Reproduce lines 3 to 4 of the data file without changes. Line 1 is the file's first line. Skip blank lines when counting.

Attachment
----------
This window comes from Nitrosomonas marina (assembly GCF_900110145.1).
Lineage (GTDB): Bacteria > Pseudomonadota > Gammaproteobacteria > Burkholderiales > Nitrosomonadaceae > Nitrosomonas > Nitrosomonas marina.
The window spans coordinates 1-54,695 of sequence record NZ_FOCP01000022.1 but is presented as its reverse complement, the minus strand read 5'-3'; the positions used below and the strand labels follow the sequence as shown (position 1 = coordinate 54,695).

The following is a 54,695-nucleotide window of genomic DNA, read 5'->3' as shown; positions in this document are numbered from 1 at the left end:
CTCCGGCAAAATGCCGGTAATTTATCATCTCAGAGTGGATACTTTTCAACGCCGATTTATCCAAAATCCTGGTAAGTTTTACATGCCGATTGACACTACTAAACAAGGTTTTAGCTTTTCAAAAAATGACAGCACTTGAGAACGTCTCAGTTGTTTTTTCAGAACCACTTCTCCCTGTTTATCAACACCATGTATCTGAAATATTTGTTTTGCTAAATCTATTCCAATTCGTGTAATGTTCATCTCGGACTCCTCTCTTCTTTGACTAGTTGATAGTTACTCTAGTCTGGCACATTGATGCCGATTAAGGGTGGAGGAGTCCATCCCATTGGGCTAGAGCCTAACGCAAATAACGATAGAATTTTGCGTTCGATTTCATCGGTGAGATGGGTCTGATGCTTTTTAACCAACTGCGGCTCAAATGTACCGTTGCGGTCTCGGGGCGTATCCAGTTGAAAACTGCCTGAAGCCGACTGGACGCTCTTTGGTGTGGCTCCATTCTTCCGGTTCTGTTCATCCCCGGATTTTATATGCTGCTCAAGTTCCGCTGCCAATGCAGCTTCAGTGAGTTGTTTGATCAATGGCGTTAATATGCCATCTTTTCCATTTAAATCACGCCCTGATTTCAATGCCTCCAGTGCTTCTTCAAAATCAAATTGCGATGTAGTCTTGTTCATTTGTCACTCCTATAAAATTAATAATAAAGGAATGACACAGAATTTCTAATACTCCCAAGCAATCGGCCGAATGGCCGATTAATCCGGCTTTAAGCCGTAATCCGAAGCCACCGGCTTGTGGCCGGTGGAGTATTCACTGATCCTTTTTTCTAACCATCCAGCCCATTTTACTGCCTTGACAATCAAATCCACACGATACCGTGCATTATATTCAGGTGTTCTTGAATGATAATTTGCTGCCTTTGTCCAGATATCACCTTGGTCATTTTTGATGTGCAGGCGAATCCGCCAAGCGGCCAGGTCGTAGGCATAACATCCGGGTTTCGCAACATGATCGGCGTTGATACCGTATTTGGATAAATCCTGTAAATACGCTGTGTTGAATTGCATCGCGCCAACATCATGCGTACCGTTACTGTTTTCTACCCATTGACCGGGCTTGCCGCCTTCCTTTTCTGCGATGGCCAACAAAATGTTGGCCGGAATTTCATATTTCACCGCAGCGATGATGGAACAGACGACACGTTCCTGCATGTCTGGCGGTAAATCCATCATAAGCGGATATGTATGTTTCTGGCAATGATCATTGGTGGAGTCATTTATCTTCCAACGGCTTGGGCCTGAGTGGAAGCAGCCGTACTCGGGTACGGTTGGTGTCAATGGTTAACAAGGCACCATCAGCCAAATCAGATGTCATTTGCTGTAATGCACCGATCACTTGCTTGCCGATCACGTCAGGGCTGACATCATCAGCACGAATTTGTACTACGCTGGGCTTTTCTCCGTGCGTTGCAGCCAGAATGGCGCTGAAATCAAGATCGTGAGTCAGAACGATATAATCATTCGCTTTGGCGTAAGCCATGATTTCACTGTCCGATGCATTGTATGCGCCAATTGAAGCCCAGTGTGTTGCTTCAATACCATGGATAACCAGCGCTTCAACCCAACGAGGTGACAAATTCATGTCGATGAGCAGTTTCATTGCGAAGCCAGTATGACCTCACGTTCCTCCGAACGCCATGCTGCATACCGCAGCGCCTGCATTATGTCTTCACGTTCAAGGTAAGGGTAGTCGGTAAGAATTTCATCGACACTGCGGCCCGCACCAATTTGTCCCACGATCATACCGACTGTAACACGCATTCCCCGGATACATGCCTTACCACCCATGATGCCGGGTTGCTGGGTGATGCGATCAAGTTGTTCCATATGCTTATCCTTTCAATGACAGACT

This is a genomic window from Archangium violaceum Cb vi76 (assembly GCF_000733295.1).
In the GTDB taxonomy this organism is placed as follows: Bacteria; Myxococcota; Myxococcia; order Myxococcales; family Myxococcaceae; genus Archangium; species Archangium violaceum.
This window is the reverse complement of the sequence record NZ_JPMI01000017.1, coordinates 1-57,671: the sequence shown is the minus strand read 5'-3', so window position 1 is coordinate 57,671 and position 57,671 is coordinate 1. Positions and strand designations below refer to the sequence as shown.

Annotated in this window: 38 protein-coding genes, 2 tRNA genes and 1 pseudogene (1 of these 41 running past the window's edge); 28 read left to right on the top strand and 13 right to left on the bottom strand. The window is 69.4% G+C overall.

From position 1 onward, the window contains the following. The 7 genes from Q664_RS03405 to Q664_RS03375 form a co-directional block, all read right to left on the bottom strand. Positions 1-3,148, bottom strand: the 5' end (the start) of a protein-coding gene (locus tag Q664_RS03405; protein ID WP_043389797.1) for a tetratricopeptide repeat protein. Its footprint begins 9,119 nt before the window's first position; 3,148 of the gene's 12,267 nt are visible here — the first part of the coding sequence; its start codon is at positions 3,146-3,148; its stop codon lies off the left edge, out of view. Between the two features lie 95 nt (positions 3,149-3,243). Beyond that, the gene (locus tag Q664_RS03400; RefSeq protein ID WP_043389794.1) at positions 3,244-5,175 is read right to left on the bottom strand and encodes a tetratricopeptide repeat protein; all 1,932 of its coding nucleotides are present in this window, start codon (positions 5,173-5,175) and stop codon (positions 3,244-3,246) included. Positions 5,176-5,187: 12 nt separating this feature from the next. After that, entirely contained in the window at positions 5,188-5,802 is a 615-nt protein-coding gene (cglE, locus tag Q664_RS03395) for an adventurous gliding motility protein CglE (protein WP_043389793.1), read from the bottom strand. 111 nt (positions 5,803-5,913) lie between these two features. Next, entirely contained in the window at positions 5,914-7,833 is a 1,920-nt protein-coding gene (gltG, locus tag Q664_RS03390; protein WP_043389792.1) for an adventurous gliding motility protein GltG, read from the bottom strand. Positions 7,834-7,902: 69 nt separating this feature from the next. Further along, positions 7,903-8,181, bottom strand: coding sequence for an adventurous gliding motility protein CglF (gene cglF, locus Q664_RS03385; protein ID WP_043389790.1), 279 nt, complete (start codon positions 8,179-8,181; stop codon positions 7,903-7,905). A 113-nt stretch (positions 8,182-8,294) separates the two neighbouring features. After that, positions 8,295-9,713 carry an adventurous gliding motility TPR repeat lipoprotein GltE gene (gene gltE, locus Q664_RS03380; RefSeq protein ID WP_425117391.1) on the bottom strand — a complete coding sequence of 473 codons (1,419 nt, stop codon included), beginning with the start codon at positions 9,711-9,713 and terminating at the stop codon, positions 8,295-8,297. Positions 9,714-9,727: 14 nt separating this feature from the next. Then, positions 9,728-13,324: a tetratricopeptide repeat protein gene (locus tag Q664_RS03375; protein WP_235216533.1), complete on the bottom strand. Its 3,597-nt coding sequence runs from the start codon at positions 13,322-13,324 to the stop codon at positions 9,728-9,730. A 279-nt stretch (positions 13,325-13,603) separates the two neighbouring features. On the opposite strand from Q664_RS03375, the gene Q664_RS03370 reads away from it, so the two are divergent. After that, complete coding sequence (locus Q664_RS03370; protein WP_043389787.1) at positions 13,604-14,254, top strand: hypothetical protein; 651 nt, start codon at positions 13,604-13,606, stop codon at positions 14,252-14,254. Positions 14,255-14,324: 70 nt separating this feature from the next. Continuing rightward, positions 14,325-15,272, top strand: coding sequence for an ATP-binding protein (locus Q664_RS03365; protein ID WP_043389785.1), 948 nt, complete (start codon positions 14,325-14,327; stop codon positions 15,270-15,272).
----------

The window spans coordinates 1-54,695 of sequence record NZ_FOCP01000022.1 but is presented as its reverse complement, the minus strand read 5'-3'; the positions used below and the strand labels follow the sequence as shown (position 1 = coordinate 54,695).

The following is a 54,695-nucleotide window of genomic DNA, read 5'->3' as shown; positions in this document are numbered from 1 at the left end: